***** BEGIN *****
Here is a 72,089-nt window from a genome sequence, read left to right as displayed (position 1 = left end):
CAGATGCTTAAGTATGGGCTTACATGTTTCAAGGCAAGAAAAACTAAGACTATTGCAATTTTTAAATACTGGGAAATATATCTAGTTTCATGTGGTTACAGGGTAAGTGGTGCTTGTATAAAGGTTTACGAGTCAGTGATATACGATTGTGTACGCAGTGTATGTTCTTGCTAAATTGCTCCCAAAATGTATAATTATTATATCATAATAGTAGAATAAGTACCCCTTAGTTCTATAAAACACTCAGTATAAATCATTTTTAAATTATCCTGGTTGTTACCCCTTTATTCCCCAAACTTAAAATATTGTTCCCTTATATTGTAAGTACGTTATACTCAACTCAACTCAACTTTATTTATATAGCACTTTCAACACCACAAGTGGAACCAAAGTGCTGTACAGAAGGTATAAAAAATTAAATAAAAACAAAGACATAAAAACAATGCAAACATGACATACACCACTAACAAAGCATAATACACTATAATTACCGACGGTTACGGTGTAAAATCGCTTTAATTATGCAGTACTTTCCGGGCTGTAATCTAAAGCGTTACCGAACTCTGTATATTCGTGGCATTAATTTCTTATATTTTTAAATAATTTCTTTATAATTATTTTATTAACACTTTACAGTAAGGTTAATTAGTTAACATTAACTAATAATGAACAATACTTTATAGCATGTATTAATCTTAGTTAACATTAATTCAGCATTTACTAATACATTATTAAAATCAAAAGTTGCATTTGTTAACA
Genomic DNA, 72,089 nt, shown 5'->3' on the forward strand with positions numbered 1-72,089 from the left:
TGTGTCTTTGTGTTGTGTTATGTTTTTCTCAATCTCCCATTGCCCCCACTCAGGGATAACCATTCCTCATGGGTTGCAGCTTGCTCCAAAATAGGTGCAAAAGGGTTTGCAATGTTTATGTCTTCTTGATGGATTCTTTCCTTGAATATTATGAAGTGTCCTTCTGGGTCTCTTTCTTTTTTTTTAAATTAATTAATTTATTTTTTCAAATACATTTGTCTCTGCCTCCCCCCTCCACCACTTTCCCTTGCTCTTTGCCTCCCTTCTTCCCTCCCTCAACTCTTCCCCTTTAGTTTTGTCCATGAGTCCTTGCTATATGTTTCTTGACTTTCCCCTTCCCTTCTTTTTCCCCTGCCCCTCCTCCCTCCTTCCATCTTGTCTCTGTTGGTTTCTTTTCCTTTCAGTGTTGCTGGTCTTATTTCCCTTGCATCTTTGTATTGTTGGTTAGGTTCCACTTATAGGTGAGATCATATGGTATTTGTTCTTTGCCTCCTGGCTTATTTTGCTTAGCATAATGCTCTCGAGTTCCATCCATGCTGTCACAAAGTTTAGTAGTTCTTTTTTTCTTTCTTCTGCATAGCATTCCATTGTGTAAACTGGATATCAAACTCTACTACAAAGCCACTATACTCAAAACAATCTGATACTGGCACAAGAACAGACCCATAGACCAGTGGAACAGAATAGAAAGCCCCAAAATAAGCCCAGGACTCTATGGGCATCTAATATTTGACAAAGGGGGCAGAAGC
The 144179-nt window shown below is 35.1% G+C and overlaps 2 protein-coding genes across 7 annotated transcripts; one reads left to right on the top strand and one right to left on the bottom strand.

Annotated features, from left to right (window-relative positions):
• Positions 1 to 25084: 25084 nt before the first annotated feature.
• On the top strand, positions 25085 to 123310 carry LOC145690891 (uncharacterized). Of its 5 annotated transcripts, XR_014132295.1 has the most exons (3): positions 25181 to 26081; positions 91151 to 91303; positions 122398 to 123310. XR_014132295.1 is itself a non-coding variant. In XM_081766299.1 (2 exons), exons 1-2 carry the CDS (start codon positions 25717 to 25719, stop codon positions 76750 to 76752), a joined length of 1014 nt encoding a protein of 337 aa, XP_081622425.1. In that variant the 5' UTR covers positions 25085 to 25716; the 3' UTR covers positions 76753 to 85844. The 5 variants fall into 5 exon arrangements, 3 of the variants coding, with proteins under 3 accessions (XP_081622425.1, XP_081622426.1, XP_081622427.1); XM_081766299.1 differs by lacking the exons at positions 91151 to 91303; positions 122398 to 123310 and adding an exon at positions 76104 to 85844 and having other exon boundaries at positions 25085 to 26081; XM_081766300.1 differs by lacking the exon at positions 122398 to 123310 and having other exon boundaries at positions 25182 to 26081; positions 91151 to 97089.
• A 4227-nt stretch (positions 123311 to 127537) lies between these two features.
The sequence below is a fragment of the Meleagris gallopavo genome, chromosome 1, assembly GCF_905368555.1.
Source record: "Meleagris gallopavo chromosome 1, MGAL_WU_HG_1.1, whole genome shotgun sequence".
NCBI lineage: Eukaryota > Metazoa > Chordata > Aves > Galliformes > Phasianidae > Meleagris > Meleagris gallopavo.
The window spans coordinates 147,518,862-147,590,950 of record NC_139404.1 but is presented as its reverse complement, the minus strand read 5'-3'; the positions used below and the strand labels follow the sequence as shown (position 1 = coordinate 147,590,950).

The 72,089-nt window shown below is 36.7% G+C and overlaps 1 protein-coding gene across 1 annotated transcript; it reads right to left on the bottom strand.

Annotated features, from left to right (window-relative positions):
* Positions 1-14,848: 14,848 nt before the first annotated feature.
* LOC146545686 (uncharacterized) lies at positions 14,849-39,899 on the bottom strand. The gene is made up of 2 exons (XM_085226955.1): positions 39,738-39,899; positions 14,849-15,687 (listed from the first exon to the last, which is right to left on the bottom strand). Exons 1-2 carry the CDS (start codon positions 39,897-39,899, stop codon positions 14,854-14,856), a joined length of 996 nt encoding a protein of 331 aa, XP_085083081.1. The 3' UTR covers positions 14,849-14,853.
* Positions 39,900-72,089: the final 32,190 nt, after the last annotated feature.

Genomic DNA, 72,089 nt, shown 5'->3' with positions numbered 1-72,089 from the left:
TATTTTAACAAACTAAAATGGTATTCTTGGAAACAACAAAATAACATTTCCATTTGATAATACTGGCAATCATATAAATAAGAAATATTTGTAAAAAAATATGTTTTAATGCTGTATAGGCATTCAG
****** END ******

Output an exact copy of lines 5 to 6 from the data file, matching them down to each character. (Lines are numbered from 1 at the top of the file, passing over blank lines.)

The 144179-nt window shown below is 35.1% G+C and overlaps 2 protein-coding genes across 7 annotated transcripts; one reads left to right on the top strand and one right to left on the bottom strand.

Annotated features, from left to right (window-relative positions):